Further Analysis on Compensation Agreements

[The following guest
post is contributed by Rohit Sharma,
who is a Research Associate at Vinod Kothari & Co.
Two earlier posts on
this topic are available here
and here.]
Introduction
The Securities and Exchange Board of
India (SEBI) drew attention to the issue of compensation arrangements that take
place between the private equity investors (PE) and the promoters, directors
and key managerial person (KMP) (the ‘management’) of listed entities (investee
companies), and certain disclosure issues arising from these arrangements. SEBI
felt that such agreements are not desirable and shall not be entered into in
case of listed companies. There is a need to scrutinise such agreements between
the management and the PE as these agreements hamper the principle of
transparency and disclosure in the governance of listed entities. Therefore,
SEBI has come out with a consultative paper with a proposal to mandate disclosure
of all such agreements between the private equity and the management.
What
is a Compensation Agreement?
A compensation agreement is an
agreement between the PE and the management of the listed entities whereby the
PE agrees to share an agreed proportion of the profits above a certain
threshold limit made by them at the time of selling the shares, and which are also
dependent on the fact that the company attains a performance criteria. These rewards
are a proportion of the profit earned by such PE through the management’s extra
effort that enables the PE earn such high returns. Hence, such an agreement can
also be termed as a reward agreement. The management of the company will
therefore be willing to enter into such agreements, as they will be incentivised
to enhance the value of the shares.
SEBI felt that as these agreements
between the PE and the management of the listed entities will lead to
aggressive measures being taken by the management of the company, it may lead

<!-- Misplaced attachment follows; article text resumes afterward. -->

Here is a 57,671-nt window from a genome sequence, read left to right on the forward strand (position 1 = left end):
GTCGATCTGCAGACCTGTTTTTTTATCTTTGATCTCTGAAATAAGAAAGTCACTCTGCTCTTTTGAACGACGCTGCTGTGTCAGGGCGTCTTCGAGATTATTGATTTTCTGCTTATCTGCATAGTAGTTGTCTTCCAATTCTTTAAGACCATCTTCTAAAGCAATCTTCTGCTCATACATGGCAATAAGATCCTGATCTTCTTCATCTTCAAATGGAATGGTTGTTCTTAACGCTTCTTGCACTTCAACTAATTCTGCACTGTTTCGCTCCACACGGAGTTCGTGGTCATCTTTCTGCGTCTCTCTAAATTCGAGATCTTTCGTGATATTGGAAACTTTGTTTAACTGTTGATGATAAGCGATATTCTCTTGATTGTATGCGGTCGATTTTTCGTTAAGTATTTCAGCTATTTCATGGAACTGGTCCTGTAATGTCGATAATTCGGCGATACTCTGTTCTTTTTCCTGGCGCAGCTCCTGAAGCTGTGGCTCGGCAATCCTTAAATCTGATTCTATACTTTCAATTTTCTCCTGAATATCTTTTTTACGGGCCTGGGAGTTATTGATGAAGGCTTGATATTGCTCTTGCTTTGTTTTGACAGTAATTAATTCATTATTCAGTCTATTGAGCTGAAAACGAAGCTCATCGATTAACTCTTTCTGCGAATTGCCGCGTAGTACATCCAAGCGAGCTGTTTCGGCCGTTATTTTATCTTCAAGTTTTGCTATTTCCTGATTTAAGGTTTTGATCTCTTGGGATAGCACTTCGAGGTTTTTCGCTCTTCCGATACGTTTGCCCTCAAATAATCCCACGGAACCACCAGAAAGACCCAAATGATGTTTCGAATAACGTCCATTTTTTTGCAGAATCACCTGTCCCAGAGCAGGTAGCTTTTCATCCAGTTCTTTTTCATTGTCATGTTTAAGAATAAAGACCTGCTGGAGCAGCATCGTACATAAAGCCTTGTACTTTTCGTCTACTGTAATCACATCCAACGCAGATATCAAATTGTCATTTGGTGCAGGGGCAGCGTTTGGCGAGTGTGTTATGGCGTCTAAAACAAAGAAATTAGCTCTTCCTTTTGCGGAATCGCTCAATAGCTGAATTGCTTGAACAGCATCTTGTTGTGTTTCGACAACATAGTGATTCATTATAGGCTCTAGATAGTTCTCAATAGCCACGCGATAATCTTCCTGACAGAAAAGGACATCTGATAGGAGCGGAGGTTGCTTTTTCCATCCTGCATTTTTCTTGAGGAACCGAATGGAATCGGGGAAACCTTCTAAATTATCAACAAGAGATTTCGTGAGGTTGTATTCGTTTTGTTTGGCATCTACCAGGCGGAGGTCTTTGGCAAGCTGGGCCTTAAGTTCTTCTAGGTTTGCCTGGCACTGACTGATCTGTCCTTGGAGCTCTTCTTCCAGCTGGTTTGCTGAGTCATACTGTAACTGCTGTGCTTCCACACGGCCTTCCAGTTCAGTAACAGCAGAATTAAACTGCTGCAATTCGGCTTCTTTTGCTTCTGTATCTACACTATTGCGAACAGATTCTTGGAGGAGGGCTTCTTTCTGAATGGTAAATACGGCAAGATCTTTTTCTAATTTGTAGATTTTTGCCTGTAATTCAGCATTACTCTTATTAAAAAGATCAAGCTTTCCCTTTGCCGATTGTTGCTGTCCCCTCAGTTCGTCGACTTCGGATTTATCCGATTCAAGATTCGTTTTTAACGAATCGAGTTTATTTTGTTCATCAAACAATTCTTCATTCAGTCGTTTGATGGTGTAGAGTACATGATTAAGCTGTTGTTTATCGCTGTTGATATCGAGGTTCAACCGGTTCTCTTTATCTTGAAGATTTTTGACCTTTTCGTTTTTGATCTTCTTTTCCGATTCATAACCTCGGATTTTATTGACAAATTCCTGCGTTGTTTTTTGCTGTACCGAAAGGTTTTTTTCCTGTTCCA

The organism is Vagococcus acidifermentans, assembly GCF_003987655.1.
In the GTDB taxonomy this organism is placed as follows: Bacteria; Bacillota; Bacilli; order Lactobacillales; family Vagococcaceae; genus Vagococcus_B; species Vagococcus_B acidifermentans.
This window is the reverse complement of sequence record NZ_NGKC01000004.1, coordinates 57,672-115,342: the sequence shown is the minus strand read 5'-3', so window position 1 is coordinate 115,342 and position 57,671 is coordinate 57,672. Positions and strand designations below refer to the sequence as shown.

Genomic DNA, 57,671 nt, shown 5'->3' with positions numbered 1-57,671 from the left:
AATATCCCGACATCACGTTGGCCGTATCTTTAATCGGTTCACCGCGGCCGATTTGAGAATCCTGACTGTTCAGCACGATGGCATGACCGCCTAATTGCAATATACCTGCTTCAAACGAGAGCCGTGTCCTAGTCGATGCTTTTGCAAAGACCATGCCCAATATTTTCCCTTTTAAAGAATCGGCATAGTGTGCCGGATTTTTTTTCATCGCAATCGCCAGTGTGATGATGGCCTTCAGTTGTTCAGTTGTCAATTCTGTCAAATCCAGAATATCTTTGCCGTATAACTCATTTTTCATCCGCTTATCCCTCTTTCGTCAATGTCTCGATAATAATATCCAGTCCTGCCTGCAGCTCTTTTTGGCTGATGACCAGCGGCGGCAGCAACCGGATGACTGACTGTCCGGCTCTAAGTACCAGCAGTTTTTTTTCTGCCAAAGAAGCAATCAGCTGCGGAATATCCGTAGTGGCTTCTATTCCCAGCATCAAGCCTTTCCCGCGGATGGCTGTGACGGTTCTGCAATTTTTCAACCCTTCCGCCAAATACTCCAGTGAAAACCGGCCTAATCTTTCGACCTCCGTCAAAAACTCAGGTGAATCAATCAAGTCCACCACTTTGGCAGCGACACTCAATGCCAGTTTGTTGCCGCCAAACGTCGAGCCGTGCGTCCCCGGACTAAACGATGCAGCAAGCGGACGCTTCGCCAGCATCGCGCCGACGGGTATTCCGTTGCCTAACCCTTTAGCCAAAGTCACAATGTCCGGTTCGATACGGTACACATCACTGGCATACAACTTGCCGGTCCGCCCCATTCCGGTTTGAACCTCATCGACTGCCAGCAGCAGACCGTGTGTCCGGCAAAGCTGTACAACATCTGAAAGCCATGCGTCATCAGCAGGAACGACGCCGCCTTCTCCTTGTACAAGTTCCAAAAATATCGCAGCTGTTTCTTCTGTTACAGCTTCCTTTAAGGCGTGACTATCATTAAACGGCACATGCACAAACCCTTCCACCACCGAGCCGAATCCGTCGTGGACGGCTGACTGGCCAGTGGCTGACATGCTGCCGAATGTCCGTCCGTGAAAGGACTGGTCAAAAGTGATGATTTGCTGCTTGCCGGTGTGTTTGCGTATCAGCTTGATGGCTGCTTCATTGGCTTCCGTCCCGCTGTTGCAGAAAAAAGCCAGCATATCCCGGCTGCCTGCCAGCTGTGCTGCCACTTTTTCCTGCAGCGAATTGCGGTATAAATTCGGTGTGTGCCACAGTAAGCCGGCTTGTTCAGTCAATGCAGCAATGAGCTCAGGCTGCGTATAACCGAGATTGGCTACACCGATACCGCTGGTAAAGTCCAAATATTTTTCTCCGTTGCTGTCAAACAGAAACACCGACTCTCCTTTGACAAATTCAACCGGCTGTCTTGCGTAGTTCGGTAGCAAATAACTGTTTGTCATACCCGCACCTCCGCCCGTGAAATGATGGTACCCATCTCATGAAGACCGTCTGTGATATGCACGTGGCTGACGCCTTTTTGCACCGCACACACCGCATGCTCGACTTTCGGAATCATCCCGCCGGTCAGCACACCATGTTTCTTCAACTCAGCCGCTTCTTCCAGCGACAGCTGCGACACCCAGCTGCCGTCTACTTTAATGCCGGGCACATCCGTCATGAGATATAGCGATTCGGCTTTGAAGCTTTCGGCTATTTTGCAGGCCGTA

to a downfall in overall shareholder value. The management may give preference
to their personal interest over the shareholders’ interest as a whole. Such compensation
agreements carry both advantages and disadvantages. The advantage is that the
management will strive to enhance the performance of the company in return for
the extra incentive provided by the PE. Also, the shareholders will benefit if
the PE benefits from the same, as the share price will rise. However, this
extra effort from the management could be for a short period (the time period
could be until the PE holds the shares of the company); after the PE exits, the
extra incentive that of the management will also disappear. Also, this may lead
to unfair practice as the management is obtaining a distorted incentive, which
may lead them to act in their own interests before that of the company and the
shareholders.
SEBI’s
Paper
In this background, SEBI issued a Consultative
Paper on Corporate Governance Issues in Compensation Agreements
, which
highlighted the aforesaid issue and proposed to curb the same by advising that
the management of the listed companies should enter into compensation
arrangements only after obtaining the prior approval of the board of directors
and also the shareholders (by passing an ordinary resolution). SEBI proposes to
add the following sub-regulation (6) to Regulation 26 (pertaining to
obligations with respect to directors and senior management) to the SEBI
(Listing Obligations and Disclosure Requirements) Regulations 2015 (the ‘LODR
Regulations’):
“No
employee, including key managerial personnel, director or promoter of a listed
entity shall enter into any agreement with any individual shareholder(s) or any
other third party with regard to compensation or profit sharing unless prior
approval has been obtained from the Board as well as shareholders by way of an
ordinary resolution”.